Fed up with Faulkner

My current classic is The Sound and the Fury, and I am so annoyed with William Faulkner right now. I knew vaguely that the story included a mentally challenged character, but didn’t expect it to be told entirely from his narrow perspective.

So far everything is a mishmash of various scenes from Benjy’s life, at least four different days from what I can tell. At fifty pages in I think I’ve identified which characters are related. I was thrown when the pronouns referring to Quentin kept switching, until I finally realized that “he” Quentin is Benjy’s brother in the childhood scenes, and “she” Quentin is Benjy’s niece in the present-day scenes. Seriously? Was Faulkner being intentionally abstruse, or did he just run out of names?

If this were a regular book I would have given up by now, but because it’s a classic I feel like I have to persevere. Has anyone else read this, and does it get clearer? I don’t know if I can take 250 more pages.

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Published in: on July 22, 2010 at 5:42 pm  Comments (5)  
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  1. I love classic novels and I love William Faulkner’s short stories, but I have not been able to force my way through The Sound and the Fury. I tried to read the novel on three separate occasions and eventually donated it to my library. I did manage to force my way through As I Lay Dying. Although I know it is a classic, I really hated that novel. I didn’t like the characters or the style in which it was written. Truthfully although I find his short stories to be brillant, I find Faulkner’s novels to be overrated and unenjoyable. I think lightning might strike me down at any minute now .. .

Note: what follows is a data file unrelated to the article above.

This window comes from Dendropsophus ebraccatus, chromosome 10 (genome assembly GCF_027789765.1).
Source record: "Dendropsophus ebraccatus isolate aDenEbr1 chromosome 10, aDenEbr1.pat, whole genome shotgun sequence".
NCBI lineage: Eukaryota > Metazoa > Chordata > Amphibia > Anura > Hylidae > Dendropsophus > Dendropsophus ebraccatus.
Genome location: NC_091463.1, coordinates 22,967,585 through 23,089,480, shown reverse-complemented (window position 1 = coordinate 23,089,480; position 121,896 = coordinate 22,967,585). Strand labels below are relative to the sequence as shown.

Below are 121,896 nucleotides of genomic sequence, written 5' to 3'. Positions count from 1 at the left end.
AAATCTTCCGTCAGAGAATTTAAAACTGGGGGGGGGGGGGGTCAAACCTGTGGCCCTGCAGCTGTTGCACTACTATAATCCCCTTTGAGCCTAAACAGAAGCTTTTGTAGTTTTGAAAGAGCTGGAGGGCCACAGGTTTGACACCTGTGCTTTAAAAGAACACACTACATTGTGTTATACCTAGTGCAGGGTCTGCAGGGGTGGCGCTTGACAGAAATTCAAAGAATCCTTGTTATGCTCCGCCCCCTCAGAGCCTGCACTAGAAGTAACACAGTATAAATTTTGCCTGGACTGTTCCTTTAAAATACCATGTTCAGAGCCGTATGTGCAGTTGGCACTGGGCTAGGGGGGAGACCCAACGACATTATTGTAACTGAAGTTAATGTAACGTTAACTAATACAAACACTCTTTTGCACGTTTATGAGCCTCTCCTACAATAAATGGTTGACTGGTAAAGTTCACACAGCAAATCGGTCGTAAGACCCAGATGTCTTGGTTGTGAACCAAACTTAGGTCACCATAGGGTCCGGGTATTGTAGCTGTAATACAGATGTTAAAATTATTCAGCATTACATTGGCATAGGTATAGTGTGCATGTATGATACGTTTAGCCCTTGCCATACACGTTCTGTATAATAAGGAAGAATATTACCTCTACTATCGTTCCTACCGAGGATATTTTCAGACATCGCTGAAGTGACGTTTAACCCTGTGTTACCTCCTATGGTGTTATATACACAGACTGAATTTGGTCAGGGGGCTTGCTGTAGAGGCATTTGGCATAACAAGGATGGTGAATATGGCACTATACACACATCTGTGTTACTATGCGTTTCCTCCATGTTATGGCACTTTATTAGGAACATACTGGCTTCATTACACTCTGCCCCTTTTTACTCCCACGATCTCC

• Laura–thanks for sharing your thoughts! I’m going to try and finish this, but it’s good to know not to bother with As I Lay Dying. He does seem to have talent so I might have to check out his short stories at some point.

  2. I’m afraid I haven’t read this one and now that I’ve read you’re review? I think I’m just not going to go there. Thanks for the review!!

    • Melinda–there are so many other books out there. I’m sure this must appeal to some people, but it takes a lot of concentration.

  3. […] and refused to let myself get caught up in any fiction other than Faulkner. Unfortunately, he didn’t tempt me too often. [They] say a drowned man’s shadow was watching for him in the water all the time. […]


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